CORVALLIS, Ore. — A promising new class of anti-cancer compounds capable of killing both liver and breast cancer cells has been discovered by a team of researchers at Oregon State University. These new compounds, Select Modulators of AhR-regulated Transcription or SMAhRTs, weren’t the research team’s only discovery either. Scientists also identified the genetic protein aryl hydrocarbon receptor (AhR) as a potential target for future cancer drugs.
“Our research identified a therapeutic lead that acts through a new molecular target for treatment of certain cancers,” says OSU’s professor of cancer research, Siva Kolluri, in a university release.
“This is an exciting development which lays a foundation for a new class of anti-cancer therapeutics acting through the AhR,” adds co-author Edmond Francis O’Donnell III.
Study authors used two molecular screening techniques to make these discoveries. Initially, this all started when those techniques detected a molecule called CGS-15943 capable of activating AhR signaling, thus killing cancer cells.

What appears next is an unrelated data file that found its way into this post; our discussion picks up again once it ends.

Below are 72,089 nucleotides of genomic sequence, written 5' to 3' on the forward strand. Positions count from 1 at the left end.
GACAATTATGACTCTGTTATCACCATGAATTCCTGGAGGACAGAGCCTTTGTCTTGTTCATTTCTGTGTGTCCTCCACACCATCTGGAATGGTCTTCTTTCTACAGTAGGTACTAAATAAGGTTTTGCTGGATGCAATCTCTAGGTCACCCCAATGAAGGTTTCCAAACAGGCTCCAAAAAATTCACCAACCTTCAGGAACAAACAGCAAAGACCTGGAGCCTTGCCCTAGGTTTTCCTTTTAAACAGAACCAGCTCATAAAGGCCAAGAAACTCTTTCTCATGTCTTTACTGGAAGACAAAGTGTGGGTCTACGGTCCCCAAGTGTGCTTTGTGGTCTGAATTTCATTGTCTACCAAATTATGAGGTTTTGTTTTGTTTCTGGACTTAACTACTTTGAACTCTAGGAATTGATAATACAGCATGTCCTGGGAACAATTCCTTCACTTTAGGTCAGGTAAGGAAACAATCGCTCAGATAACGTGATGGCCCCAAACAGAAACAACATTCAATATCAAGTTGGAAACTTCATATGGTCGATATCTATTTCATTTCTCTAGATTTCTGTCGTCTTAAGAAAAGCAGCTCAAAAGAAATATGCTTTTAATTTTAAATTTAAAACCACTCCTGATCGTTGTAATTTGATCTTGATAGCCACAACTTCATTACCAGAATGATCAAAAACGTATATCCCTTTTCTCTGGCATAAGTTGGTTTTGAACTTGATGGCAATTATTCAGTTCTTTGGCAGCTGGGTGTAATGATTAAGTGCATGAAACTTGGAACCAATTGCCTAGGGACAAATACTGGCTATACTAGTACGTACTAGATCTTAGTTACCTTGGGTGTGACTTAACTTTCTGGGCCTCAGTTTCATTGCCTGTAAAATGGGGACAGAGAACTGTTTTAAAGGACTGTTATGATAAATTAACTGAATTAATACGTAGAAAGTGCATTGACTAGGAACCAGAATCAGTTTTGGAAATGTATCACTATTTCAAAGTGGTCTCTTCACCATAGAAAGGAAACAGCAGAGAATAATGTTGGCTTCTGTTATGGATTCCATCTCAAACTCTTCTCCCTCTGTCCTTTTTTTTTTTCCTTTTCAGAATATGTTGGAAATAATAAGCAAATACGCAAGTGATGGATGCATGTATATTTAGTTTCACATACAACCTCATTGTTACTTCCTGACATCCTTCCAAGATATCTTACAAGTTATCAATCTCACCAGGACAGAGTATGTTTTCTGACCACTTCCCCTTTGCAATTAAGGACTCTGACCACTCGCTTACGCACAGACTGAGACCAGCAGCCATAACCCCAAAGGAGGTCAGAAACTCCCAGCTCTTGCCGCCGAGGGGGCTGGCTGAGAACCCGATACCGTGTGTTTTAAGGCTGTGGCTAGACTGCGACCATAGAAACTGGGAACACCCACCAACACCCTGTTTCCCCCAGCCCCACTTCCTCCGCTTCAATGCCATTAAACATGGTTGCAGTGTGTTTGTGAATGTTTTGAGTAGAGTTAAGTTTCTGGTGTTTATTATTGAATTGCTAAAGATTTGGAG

The OSU team worked with and analyzed cells from human hepatocellular carcinoma, a common variety of liver cancer, as well as cells from triple negative breast cancer. Researchers note triple negative breast cancer makes up about 15 percent of this form of the disease, and has the worst outlook for patients.
“We focused on these two types of cancers because they are difficult to treat and have limited treatment options,” Prof. Kolluri explains. “We were encouraged by the results because they are unrelated cancers and targeting the AhR was effective in inducing death of both of these distinct cancers.”
The team also uncovered AhR-mediated pathways that appear to make it easier for CGS-15943 to attack cancer cells. This may go a long way toward progressing future cancer treatments.
The study appears in the journal Apoptosis.